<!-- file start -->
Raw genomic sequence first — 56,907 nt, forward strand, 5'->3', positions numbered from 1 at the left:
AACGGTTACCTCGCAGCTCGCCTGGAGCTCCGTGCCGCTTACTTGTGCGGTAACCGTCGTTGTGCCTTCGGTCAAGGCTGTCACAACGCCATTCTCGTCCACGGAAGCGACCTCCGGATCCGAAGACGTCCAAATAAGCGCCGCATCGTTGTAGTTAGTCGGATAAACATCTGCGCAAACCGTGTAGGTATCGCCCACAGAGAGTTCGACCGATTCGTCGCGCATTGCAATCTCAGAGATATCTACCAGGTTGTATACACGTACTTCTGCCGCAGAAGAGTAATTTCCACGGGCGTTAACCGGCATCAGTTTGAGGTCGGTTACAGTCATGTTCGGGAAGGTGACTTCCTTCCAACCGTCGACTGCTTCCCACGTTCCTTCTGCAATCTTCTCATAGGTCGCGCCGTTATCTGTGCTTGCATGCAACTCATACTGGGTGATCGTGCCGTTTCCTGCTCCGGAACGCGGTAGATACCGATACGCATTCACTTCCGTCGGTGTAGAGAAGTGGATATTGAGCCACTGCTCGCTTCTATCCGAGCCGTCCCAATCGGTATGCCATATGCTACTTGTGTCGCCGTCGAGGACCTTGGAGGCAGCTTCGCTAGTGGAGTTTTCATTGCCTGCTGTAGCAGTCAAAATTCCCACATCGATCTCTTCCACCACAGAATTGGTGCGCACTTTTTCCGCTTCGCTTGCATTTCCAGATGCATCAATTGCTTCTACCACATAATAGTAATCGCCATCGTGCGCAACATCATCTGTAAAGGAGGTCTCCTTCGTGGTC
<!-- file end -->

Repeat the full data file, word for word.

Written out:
Raw genomic sequence first — 56,907 nt, forward strand, 5'->3', positions numbered from 1 at the left:
AACGGTTACCTCGCAGCTCGCCTGGAGCTCCGTGCCGCTTACTTGTGCGGTAACCGTCGTTGTGCCTTCGGTCAAGGCTGTCACAACGCCATTCTCGTCCACGGAAGCGACCTCCGGATCCGAAGACGTCCAAATAAGCGCCGCATCGTTGTAGTTAGTCGGATAAACATCTGCGCAAACCGTGTAGGTATCGCCCACAGAGAGTTCGACCGATTCGTCGCGCATTGCAATCTCAGAGATATCTACCAGGTTGTATACACGTACTTCTGCCGCAGAAGAGTAATTTCCACGGGCGTTAACCGGCATCAGTTTGAGGTCGGTTACAGTCATGTTCGGGAAGGTGACTTCCTTCCAACCGTCGACTGCTTCCCACGTTCCTTCTGCAATCTTCTCATAGGTCGCGCCGTTATCTGTGCTTGCATGCAACTCATACTGGGTGATCGTGCCGTTTCCTGCTCCGGAACGCGGTAGATACCGATACGCATTCACTTCCGTCGGTGTAGAGAAGTGGATATTGAGCCACTGCTCGCTTCTATCCGAGCCGTCCCAATCGGTATGCCATATGCTACTTGTGTCGCCGTCGAGGACCTTGGAGGCAGCTTCGCTAGTGGAGTTTTCATTGCCTGCTGTAGCAGTCAAAATTCCCACATCGATCTCTTCCACCACAGAATTGGTGCGCACTTTTTCCGCTTCGCTTGCATTTCCAGATGCATCAATTGCTTCTACCACATAATAGTAATCGCCATCGTGCGCAACATCATCTGTAAAGGAGGTCTCCTTCGTGGTC